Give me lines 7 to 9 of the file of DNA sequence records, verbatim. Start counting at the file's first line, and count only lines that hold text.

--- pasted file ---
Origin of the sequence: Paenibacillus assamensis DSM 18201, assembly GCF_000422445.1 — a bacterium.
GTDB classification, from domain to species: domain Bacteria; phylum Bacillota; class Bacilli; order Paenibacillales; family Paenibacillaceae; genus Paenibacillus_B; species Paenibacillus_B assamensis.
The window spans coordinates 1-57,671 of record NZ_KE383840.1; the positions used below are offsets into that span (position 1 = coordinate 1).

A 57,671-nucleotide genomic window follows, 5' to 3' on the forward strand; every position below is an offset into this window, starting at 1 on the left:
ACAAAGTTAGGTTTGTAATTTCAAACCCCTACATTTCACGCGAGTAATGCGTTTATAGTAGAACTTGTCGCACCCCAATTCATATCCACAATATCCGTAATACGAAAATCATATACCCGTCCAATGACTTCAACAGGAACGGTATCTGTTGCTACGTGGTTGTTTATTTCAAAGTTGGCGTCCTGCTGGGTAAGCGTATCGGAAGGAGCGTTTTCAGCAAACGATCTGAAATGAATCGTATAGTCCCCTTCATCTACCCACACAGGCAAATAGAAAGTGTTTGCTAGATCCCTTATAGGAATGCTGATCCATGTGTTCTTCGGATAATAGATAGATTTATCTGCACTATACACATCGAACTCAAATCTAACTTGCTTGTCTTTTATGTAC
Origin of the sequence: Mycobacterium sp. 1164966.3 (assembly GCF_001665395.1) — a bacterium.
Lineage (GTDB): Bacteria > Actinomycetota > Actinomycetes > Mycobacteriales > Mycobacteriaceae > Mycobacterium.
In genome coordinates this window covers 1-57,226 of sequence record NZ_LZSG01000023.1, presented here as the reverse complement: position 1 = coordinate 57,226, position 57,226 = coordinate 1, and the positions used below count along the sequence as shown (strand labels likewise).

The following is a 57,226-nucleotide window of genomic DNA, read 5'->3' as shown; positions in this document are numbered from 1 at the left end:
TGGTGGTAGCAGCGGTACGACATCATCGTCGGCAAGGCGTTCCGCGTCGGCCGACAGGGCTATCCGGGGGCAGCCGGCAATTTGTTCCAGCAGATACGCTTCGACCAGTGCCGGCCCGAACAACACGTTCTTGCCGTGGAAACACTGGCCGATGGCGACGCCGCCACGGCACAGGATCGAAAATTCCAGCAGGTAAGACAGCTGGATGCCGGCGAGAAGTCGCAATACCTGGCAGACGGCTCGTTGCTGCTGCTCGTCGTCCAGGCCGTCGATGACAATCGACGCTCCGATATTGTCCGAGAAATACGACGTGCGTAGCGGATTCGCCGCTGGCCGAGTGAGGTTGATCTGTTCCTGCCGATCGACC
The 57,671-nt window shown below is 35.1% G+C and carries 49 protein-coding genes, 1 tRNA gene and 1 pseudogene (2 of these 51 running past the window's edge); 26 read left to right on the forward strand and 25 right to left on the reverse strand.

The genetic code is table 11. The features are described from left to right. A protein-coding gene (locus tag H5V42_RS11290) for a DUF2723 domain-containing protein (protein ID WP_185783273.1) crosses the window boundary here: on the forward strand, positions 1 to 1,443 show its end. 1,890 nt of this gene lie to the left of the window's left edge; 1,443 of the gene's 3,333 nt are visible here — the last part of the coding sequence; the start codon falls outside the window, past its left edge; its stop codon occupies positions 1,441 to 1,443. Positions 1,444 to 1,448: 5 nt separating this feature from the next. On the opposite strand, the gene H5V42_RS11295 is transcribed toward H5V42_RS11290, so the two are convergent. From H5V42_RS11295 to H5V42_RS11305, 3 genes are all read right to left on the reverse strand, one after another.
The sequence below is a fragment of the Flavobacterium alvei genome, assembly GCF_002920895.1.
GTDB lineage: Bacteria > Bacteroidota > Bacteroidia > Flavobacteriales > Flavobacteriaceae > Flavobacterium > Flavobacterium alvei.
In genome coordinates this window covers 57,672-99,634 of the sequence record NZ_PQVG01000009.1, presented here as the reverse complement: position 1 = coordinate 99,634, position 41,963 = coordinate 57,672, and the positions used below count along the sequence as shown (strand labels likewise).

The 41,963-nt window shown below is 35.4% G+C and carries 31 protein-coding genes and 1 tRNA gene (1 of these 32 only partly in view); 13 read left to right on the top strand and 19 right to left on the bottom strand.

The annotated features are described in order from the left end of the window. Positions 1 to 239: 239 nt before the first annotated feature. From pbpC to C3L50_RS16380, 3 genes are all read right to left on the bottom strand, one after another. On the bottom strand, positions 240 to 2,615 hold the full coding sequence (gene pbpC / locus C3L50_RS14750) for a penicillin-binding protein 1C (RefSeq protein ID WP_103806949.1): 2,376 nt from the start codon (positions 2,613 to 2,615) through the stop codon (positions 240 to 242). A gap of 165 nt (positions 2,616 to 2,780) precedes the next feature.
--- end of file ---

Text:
Lineage (GTDB): Bacteria > Actinomycetota > Actinomycetes > Mycobacteriales > Mycobacteriaceae > Mycobacterium.
In genome coordinates this window covers 1-57,226 of sequence record NZ_LZSG01000023.1, presented here as the reverse complement: position 1 = coordinate 57,226, position 57,226 = coordinate 1, and the positions used below count along the sequence as shown (strand labels likewise).

The following is a 57,226-nucleotide window of genomic DNA, read 5'->3' as shown; positions in this document are numbered from 1 at the left end: